In the successful cases, specific efforts were made to tackle investment coordination problems. In Ethiopia, there was coordination and sequencing of investment in public infrastructure alongside the airline’s own capital investment in key areas such as cargo and maintenance facilities. The South African government devised well-coordinated policies – including import duty credits and productive asset allowances – for subsidising investment in exporting cars. The Indonesian government had a well-staffed national planning agency, which handled the coordination issues surrounding the uptake of improved rice and the utilisation of oil revenues in an effective way. There was some coordination among garment firms in Bangladesh, for example to capture spillovers from firm-level learning and establish strong links between education institutes and the private sector.

In failures, unsolved coordination problems had deleterious effects. For instance, little effort was made to coordinate investments to boost raw cashew nut production after export liberalisation in Mozambique. In Ghana, there was a lack of coordinated investment in post-harvest handling and other infrastructure to support pineapple production.

In certain success cases, support was provided to investors, and sometimes directed to specific first-mover firms. For example, tax incentives available to all investors and tariffs helped attract OEMs to South Africa, and similar incentives had the effect of attracting foreign investors to export zones in Malaysia. Support was provided to first-mover firms in Bangladesh’s garment sector, while support was provided to whole sectors through targeted support for innovation in Mauritius.

In the failure cases, support was often provided and then withdrawn. In Mozambique, the government removed export restrictions without investing in firm capabilities. In Malawi, subsidies were not sustained long enough, or supported with sufficient complementary measures, to pull off a profitability breakthrough.

The evidence in these cases shows that interventions at sector level, coordinated around a targeted set of activities, in a politically smart way, and set in a competitive framework can be an important driver of economic transformation. Targeting specific sectors that have strong basic conditions for competitiveness and where political economy factors are not going to be strongly detrimental is critical. The development of specific competitive sectors has been key to dynamic growth periods and hence to long-term transformation, even in countries where wider aspects of economic governance have not improved. This implies it is possible to develop dynamic, competitive sectors even when broader conditions in the economy are unfavourable. This insight has implications for actors looking to support economic transformation.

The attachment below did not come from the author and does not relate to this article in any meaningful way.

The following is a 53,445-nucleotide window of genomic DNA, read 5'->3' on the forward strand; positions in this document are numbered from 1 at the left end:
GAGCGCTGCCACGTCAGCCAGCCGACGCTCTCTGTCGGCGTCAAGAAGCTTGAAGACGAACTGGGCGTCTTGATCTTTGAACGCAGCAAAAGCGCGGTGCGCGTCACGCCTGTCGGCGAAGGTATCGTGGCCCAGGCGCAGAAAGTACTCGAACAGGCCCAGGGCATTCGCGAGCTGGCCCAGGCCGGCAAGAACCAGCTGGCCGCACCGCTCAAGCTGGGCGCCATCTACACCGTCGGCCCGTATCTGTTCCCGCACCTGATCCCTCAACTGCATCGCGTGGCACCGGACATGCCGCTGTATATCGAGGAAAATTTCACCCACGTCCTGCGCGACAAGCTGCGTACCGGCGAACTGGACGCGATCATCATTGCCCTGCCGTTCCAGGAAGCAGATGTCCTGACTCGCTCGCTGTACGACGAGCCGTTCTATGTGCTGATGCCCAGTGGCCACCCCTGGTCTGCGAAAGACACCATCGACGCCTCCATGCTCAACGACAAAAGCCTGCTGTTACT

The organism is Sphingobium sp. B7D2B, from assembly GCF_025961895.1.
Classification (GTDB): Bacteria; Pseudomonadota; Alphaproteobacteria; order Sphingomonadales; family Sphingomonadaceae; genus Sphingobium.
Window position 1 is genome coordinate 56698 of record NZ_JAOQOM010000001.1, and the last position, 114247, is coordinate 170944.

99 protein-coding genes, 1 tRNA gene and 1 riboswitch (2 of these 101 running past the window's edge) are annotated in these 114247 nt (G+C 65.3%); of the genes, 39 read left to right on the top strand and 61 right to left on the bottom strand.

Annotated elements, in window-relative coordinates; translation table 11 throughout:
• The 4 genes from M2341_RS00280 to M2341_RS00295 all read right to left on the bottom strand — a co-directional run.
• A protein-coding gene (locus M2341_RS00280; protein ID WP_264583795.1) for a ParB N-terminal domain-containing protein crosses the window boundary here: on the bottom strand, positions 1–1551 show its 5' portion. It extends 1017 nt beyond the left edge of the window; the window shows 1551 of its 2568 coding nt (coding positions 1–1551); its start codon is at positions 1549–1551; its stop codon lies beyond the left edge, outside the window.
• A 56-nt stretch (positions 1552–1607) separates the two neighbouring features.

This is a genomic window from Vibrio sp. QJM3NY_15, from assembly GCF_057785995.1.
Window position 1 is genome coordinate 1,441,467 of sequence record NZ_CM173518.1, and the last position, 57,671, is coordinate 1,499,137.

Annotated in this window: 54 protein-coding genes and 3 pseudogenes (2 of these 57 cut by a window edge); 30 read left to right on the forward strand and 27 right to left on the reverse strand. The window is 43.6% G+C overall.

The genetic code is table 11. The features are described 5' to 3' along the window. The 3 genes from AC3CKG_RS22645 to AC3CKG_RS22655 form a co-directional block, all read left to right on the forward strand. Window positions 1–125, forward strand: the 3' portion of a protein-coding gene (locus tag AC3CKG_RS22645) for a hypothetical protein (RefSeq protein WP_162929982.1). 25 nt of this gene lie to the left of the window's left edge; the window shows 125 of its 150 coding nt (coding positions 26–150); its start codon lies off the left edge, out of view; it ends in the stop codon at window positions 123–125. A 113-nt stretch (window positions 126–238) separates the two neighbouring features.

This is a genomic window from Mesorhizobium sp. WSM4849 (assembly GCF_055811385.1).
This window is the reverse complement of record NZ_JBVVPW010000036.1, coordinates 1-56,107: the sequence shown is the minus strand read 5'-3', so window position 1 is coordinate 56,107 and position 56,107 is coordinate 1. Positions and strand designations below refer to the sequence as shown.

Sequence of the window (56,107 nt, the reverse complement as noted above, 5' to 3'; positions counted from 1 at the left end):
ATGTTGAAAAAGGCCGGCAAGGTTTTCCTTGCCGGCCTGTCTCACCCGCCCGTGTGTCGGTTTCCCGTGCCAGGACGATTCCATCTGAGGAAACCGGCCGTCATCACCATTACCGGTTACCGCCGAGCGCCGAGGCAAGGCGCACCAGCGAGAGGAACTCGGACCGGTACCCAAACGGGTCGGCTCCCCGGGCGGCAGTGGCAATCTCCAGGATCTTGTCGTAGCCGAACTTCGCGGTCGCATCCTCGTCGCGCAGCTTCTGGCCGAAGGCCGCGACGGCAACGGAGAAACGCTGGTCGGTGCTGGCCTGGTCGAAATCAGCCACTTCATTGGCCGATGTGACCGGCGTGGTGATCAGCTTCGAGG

The factors set out above operate primarily as transmission mechanisms, meaning it is the function rather than the form of support at sector level that matters most. They are crucial mechanisms by means of which a favourable or unfavourable political-economic configuration influences the transformation outcome. In other words, once an economic opportunity has been identified, the political economy really matters.

And, finally, what matters about the political economy may be a temporary configuration, a moment of unusual opportunity – and it is also likely to be sector-specific. Transformation breakthroughs can and do occur in systemic contexts that are generally unfavourable. This places a premium on the ability to identify moments and sectors of opportunity in a timely fashion. Given the high level of uncertainty that must accompany such judgements, this also points to the importance of having the flexibility to recognise initial errors and change course when necessary.

Photo: Young Bangladeshi women being trained at the Savar Export Processing Zone Bangladesh 2016. Dominic Chavez/World Bank. CC BY-NC-ND 2.0.

Enhancing Spillovers from Foreign Direct Investment

Dirk Willem te Velde, March 2019

Public policy plays a crucial role in enhancing the spillovers from foreign direct investment (FDI). The role of FDI in driving economic growth and development has been contested at least since the 1960s. There have always been views in favour of FDI and against it. Some have argued that FDI leads to economic growth and productivity increases in the economy as a whole, and hence contributes to differences in economic growth and development performance across countries. Others have stressed the risk that FDI will destroy local capabilities, extract natural resources without adequately compensation, or introduce inappropriate technologies.